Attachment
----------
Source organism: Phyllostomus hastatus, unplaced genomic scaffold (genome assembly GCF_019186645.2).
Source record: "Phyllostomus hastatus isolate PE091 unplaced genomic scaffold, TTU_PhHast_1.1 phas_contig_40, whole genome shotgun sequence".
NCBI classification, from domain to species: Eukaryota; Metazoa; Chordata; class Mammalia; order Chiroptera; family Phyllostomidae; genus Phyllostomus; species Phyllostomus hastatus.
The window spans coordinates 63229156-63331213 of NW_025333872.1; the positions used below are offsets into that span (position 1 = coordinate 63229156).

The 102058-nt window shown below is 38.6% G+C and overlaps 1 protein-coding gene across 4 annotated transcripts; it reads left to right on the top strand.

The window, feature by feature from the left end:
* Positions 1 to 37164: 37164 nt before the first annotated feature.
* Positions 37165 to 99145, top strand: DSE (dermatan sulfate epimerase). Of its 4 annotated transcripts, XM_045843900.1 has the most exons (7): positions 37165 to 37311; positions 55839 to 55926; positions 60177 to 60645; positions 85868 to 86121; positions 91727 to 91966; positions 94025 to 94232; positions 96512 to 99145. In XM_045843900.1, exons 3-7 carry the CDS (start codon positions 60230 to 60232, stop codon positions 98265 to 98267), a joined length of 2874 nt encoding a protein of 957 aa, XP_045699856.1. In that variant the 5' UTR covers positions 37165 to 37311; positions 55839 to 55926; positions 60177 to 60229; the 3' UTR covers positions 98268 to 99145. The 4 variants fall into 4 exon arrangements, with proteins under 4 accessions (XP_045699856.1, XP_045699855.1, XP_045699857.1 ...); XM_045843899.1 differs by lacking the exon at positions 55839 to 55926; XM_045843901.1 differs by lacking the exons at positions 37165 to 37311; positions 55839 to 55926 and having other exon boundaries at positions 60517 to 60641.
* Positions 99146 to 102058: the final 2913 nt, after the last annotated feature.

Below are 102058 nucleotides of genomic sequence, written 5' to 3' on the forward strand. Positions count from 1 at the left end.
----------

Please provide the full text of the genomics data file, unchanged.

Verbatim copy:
Source organism: Phyllostomus hastatus, unplaced genomic scaffold (genome assembly GCF_019186645.2).
Source record: "Phyllostomus hastatus isolate PE091 unplaced genomic scaffold, TTU_PhHast_1.1 phas_contig_40, whole genome shotgun sequence".
NCBI classification, from domain to species: Eukaryota; Metazoa; Chordata; class Mammalia; order Chiroptera; family Phyllostomidae; genus Phyllostomus; species Phyllostomus hastatus.
The window spans coordinates 63229156-63331213 of NW_025333872.1; the positions used below are offsets into that span (position 1 = coordinate 63229156).

The 102058-nt window shown below is 38.6% G+C and overlaps 1 protein-coding gene across 4 annotated transcripts; it reads left to right on the top strand.

The window, feature by feature from the left end:
* Positions 1 to 37164: 37164 nt before the first annotated feature.
* Positions 37165 to 99145, top strand: DSE (dermatan sulfate epimerase). Of its 4 annotated transcripts, XM_045843900.1 has the most exons (7): positions 37165 to 37311; positions 55839 to 55926; positions 60177 to 60645; positions 85868 to 86121; positions 91727 to 91966; positions 94025 to 94232; positions 96512 to 99145. In XM_045843900.1, exons 3-7 carry the CDS (start codon positions 60230 to 60232, stop codon positions 98265 to 98267), a joined length of 2874 nt encoding a protein of 957 aa, XP_045699856.1. In that variant the 5' UTR covers positions 37165 to 37311; positions 55839 to 55926; positions 60177 to 60229; the 3' UTR covers positions 98268 to 99145. The 4 variants fall into 4 exon arrangements, with proteins under 4 accessions (XP_045699856.1, XP_045699855.1, XP_045699857.1 ...); XM_045843899.1 differs by lacking the exon at positions 55839 to 55926; XM_045843901.1 differs by lacking the exons at positions 37165 to 37311; positions 55839 to 55926 and having other exon boundaries at positions 60517 to 60641.
* Positions 99146 to 102058: the final 2913 nt, after the last annotated feature.

Below are 102058 nucleotides of genomic sequence, written 5' to 3' on the forward strand. Positions count from 1 at the left end.